The Sunday Post (Newcastle)

The Dead of Winter,


He’s been dubbed the Quentin Tarantino of Scottish crime writing, but Stuart MacBride says the artist he most admires is not the American screenwrit­er/ director of Pulp Fiction – it’s British sitcom queen Victoria Wood.

MacBride has dedicated his latest book, The Dead of Winter – now out in paperback – to the Bafta award-winning comedian, screenwrit­er and singer songwriter who died from cancer aged 62 in 2016.

Zooming in from his home in Aberdeensh­ire, MacBride, the best-selling, prize-winning author of the Logan MacRae and Ash Henderson novels, says: “Victoria Wood was a genius writer. People will wax lyrical about TV shows like Breaking Bad and The Wire, but for me her sitcom, Dinnerladi­es, is the best thing that has ever appeared on television, it’s so well observed. She took what should be incredibly mundane events and turned them into gold. She was the queen of non sequiturs. She is one of the biggest influences in my work. I love the way people have their own conversati­ons and are interested in their own things and not necessaril­y in what’s going on with the main protagonis­t or the plot.

“I don’t write funny scenes. The humour in my books comes from the people and how they interact with each other. That is what Victoria Wood was so good at. Crime fiction should mostly be about people. I am not interested in reading about the ins and outs of a bank job. I switch off if a book is all about plot. Characters are what excite me about books and reading, and Victoria Wood was a master of characteri­sation.”

The Dead of Winter opens with a snow-bound scene

Stuart MacBride Penguin, £7.99 and a bloodstain­ed, muscular character, Detective Inspector Victoria Montgomery-Porter, aka “Bigtoria”, digging a grave. The corpse – Detective Constable Edward Reekie – is not impressed, he’d expected at least a headstone, he tells readers.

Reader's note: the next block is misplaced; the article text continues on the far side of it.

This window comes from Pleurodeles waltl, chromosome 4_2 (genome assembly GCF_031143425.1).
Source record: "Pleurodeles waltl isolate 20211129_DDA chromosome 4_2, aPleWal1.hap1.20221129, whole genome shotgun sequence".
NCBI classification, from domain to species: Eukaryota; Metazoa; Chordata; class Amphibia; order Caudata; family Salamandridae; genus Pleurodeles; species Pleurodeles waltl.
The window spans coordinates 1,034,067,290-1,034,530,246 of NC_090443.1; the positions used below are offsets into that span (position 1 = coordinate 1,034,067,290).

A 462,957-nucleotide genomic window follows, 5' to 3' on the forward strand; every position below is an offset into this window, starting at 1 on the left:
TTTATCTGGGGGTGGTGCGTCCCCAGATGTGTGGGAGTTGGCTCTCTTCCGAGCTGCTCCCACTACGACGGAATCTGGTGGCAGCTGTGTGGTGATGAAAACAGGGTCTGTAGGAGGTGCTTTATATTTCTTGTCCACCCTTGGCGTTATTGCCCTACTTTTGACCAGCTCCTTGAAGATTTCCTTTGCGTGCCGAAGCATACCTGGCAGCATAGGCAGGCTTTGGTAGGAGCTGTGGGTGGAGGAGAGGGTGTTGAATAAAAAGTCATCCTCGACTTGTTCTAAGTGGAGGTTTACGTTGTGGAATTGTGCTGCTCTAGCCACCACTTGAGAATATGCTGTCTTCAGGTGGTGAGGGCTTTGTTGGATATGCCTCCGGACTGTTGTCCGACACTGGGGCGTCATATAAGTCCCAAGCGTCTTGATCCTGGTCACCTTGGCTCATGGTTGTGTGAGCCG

MacBride admits the DI’s name and the humour are another nod to Wood. And the opening scene is deliberate­ly cinematic. “I saw it very much as the opening of a film,” he reveals. “One of my favourite movie openings was John Carpenter’s version of The Thing with Kurt Russell.

“A husky pelting across the Arctic snow is being chased by two Norwegians in a helicopter who are trying to kill it. Something has happened and viewers have no idea of what or why, so they have to find out.”

The author uses a similar device in the latest novel that sees DC Reekie wind up dead after picking up a dying prisoner from HMP Grampian with his new DI and delivering him to fictitious Glenfarach in the Cairngorms, the final stop for people who’ve served their sentences but can’t be safely released into the general population.

Would MacBride like to see his work transfer to screen? In the past he says he hasn’t trusted TV filmmakers to appropriat­ely handle protagonis­ts like DS McRae, but he adds: “I am only now starting to put my toe back in the water of ‘maybe we will let people take a look’. Tarantino would be good, he says. “According to my Italian publishers, I’m known as the Scottish Tarantino in Italy. I’m assuming that is because, like him, I let my characters talk and am interested in the discussion­s that are not crucial to the plot.”

 ?? ??

Newspapers in English

Newspapers from United Kingdom